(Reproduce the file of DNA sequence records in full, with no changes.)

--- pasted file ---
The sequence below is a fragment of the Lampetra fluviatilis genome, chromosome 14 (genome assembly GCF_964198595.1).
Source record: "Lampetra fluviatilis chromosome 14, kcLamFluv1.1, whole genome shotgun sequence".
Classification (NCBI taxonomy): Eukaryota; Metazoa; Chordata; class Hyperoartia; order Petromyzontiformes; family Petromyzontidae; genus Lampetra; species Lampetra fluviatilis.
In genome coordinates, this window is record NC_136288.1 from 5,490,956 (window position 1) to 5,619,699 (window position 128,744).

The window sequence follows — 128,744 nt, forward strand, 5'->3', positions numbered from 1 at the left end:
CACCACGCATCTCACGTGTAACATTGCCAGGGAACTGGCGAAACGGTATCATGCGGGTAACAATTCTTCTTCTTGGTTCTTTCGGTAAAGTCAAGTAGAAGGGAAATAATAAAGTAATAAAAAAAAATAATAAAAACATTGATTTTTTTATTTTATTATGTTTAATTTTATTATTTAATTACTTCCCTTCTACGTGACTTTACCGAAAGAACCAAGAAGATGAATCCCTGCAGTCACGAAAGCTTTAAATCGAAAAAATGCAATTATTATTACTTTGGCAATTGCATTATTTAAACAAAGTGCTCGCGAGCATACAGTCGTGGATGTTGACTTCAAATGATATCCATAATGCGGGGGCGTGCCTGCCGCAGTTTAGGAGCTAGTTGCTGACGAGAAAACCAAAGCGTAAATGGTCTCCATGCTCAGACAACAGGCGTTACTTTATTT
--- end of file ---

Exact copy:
The sequence below is a fragment of the Lampetra fluviatilis genome, chromosome 14 (genome assembly GCF_964198595.1).
Source record: "Lampetra fluviatilis chromosome 14, kcLamFluv1.1, whole genome shotgun sequence".
Classification (NCBI taxonomy): Eukaryota; Metazoa; Chordata; class Hyperoartia; order Petromyzontiformes; family Petromyzontidae; genus Lampetra; species Lampetra fluviatilis.
In genome coordinates, this window is record NC_136288.1 from 5,490,956 (window position 1) to 5,619,699 (window position 128,744).

The window sequence follows — 128,744 nt, forward strand, 5'->3', positions numbered from 1 at the left end:
CACCACGCATCTCACGTGTAACATTGCCAGGGAACTGGCGAAACGGTATCATGCGGGTAACAATTCTTCTTCTTGGTTCTTTCGGTAAAGTCAAGTAGAAGGGAAATAATAAAGTAATAAAAAAAAATAATAAAAACATTGATTTTTTTATTTTATTATGTTTAATTTTATTATTTAATTACTTCCCTTCTACGTGACTTTACCGAAAGAACCAAGAAGATGAATCCCTGCAGTCACGAAAGCTTTAAATCGAAAAAATGCAATTATTATTACTTTGGCAATTGCATTATTTAAACAAAGTGCTCGCGAGCATACAGTCGTGGATGTTGACTTCAAATGATATCCATAATGCGGGGGCGTGCCTGCCGCAGTTTAGGAGCTAGTTGCTGACGAGAAAACCAAAGCGTAAATGGTCTCCATGCTCAGACAACAGGCGTTACTTTATTT